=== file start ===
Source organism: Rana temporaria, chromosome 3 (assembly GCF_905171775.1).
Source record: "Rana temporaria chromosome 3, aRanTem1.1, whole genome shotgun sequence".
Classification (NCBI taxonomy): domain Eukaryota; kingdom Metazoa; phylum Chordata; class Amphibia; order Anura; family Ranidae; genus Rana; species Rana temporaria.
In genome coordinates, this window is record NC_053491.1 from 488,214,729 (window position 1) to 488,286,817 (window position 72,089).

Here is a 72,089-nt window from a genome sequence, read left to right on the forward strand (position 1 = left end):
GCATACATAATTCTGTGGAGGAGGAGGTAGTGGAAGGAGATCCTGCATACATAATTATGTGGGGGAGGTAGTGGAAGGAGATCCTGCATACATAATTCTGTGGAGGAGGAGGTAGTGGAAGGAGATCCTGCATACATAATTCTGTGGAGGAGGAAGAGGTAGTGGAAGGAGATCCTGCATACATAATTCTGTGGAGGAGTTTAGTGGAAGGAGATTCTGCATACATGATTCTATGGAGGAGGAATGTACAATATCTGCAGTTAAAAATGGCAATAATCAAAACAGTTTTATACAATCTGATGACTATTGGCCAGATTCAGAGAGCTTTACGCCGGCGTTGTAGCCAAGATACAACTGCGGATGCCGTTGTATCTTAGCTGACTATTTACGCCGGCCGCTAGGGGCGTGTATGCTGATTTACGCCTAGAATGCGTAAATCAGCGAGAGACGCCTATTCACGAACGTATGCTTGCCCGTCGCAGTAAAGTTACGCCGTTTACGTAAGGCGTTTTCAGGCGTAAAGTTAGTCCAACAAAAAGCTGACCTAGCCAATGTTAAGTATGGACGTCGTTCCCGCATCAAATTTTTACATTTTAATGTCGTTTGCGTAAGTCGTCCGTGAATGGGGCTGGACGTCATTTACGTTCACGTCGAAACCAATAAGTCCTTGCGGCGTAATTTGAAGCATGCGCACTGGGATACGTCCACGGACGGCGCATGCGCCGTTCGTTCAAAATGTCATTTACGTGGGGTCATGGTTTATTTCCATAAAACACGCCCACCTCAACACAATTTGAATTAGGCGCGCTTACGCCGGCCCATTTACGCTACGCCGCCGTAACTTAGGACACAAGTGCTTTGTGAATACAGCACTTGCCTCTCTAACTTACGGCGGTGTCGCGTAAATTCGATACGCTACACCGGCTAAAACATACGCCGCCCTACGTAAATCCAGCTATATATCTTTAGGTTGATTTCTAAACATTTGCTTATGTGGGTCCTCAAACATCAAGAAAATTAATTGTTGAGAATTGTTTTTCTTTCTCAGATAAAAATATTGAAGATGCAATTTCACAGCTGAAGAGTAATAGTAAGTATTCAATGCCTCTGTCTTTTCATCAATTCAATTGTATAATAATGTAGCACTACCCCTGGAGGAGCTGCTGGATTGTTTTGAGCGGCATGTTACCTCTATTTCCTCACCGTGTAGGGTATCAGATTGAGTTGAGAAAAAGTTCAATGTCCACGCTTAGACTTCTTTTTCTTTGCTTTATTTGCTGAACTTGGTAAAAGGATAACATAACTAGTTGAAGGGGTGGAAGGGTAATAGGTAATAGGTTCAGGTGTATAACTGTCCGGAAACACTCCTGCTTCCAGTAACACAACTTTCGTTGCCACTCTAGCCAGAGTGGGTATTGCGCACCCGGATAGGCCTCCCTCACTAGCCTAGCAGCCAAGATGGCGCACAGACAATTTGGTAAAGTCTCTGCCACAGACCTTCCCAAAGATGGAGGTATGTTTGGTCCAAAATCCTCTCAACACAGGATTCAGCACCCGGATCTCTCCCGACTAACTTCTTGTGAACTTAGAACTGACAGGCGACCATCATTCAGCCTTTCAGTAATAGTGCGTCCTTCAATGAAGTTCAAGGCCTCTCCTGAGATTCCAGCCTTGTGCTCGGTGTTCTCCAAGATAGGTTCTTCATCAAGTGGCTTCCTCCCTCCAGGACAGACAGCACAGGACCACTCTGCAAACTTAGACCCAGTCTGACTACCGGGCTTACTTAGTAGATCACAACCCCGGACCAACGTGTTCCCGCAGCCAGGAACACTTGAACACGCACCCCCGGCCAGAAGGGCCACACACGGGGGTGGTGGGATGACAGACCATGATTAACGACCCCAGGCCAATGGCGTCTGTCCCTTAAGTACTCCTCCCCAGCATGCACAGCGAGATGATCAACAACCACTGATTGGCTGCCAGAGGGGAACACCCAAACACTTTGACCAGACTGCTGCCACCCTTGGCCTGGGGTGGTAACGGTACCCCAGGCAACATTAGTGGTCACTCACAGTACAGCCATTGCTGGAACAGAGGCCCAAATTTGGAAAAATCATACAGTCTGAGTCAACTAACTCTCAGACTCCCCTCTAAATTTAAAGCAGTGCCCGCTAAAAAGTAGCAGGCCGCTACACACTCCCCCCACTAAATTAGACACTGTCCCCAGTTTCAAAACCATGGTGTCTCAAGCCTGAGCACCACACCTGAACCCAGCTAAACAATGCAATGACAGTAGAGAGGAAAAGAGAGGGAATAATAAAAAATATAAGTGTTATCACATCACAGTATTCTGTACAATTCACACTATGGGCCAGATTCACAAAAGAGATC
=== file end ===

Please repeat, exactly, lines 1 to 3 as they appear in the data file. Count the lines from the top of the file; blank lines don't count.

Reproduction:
Source organism: Rana temporaria, chromosome 3 (assembly GCF_905171775.1).
Source record: "Rana temporaria chromosome 3, aRanTem1.1, whole genome shotgun sequence".
Classification (NCBI taxonomy): domain Eukaryota; kingdom Metazoa; phylum Chordata; class Amphibia; order Anura; family Ranidae; genus Rana; species Rana temporaria.